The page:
Scare Won't Stop Workers From Answering Santa's Mail

COLUMBUS (AP) - Santa Claus won't let the anthrax scare keep him from opening and answering the mail of Ohio's children -- and neither will the state's postal workers.

The anthrax anxiety that gripped U.S. post offices in the past month threatened to end traditional efforts of postal workers to open and answer the letters children write to Santa.

Nationally, Postal Service officials cautioned that opening millions of such letters might be too much to ask of workers traumatized by weeks of frightening stories about powdery letters, sickness and death.

They left the decision up to local post offices.

Just two weeks ago, fear forced managers of the Cincinnati postal region to cancel its yearly Santa's Workshop. In Cincinnati, postal employees not only answer letters but also help the neediest of the letter-writing families with toys and gifts.

Spokeswoman Bonni Manies said the cancellation was heartbreaking for the many postal employees looking forward to playing Santa and sparked an emotional debate over whether to continue the program.

Manies strongly advocated keeping the program.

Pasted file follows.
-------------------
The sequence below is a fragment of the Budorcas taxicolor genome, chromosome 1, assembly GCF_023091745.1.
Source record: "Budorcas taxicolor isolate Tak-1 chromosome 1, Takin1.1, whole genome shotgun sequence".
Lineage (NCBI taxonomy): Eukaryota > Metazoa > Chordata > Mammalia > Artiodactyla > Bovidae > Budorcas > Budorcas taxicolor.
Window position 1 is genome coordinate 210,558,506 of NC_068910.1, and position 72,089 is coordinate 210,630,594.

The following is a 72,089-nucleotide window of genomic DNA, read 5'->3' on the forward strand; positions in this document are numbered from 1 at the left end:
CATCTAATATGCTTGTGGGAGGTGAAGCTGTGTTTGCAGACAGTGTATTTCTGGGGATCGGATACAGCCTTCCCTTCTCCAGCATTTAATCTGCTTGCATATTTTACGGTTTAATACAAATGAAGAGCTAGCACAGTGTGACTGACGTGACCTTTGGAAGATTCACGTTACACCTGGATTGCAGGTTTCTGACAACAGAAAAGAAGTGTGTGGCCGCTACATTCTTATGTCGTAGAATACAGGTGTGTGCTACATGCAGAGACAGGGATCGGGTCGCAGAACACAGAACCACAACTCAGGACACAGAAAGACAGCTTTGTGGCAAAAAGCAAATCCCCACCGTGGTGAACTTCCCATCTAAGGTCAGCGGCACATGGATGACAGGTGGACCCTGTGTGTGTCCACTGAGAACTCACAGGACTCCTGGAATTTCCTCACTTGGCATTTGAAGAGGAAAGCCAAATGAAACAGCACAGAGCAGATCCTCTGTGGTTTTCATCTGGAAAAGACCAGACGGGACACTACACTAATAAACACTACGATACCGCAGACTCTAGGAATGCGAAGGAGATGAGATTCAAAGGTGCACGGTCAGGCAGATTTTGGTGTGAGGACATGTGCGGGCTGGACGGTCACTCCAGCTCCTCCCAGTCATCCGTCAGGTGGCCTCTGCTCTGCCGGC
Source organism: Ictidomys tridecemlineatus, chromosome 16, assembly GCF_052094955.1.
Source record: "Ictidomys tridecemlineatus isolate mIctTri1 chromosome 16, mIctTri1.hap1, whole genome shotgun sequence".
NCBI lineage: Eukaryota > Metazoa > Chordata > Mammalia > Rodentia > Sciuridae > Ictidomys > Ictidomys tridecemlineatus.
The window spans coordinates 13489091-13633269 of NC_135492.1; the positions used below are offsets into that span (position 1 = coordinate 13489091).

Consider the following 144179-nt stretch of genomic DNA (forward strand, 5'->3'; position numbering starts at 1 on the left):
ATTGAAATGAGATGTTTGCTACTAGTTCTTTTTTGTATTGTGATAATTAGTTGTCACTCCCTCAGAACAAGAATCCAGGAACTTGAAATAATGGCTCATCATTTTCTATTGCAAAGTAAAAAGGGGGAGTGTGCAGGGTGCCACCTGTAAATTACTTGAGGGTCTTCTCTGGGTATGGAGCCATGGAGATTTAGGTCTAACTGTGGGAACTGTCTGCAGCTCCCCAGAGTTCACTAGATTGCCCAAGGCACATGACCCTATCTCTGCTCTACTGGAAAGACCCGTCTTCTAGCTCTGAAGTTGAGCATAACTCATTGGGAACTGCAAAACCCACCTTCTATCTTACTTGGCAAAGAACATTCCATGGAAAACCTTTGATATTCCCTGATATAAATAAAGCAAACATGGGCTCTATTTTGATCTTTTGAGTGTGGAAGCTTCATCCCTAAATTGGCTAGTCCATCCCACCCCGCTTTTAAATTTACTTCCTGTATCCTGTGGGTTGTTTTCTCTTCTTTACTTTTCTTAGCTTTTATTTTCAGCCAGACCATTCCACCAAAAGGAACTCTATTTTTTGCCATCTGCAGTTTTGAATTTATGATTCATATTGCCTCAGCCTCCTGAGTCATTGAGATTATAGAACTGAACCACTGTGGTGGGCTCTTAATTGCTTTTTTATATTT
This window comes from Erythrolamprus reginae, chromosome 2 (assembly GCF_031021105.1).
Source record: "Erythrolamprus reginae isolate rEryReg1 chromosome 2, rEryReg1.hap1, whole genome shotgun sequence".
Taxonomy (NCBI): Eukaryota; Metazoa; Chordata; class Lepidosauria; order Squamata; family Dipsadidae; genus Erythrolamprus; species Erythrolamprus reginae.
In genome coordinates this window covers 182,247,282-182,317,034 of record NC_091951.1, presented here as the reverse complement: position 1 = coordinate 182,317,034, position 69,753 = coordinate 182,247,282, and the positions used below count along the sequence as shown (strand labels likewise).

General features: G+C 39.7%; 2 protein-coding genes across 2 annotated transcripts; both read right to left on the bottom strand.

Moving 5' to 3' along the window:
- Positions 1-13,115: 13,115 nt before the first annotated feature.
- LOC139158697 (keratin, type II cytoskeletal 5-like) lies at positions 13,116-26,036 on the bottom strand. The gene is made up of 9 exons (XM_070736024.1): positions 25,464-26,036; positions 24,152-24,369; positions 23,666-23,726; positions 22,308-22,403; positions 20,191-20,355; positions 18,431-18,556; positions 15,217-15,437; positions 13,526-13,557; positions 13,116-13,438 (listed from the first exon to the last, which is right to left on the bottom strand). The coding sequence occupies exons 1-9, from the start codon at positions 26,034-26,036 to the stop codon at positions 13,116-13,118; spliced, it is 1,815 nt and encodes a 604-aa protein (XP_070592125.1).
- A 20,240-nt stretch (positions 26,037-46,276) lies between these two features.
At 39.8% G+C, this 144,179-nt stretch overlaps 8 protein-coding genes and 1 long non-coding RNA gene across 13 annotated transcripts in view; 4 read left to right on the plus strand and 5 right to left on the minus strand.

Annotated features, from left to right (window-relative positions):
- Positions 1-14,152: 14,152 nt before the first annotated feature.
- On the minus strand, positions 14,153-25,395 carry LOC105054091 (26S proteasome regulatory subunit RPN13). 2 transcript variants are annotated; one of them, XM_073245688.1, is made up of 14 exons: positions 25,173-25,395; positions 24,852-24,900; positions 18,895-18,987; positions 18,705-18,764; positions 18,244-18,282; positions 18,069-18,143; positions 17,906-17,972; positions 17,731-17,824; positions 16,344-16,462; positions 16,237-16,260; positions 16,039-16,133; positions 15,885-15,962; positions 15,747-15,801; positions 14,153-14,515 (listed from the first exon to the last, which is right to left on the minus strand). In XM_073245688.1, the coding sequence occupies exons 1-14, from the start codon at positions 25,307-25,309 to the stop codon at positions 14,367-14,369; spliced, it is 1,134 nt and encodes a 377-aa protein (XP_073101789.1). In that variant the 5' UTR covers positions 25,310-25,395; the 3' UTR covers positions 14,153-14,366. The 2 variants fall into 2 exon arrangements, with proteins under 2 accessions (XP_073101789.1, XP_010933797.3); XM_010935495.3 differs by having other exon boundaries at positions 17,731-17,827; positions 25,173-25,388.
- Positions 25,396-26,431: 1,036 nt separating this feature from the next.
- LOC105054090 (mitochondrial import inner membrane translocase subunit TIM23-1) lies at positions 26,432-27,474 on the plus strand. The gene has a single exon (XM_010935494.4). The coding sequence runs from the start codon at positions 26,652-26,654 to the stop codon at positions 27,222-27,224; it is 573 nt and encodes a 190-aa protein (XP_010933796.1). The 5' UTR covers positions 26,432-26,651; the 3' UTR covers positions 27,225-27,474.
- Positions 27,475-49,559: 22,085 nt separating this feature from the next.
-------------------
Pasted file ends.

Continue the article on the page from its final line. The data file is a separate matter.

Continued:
"It was at the height of the fears, at the peak, when we really didn't know what was going on," Manies said. "Look at us now. It's all died down pretty quickly."

Many employees who wanted to continue the program were inspired in part by postal workers in the New York area who will open their Santa letters.

"If they could pull their workers together, with all they've been through, how could we in the heartland of America not do it?"

Two weeks without any major anthrax revelations, plus a clean bill of health for the main post offices in Columbus and Cincinnati after sweeps for anthrax, made the situation look different.

In Columbus, members of unions for letter carriers and postal clerks gave only brief consideration to the changed circumstances before they decided to carry on with reading and answering letters as they have for years.

The employees who head the letter-answering effort in Columbus didn't want to discuss the decision -- or anything else about the program -- for fear of spoiling Santa's image for earnest young correspondents.

"They want to keep a very low profile," said Melody Rurik, spokeswoman for the Columbus office.

(Copyright 2001 by The Associated Press. All Rights Reserved.)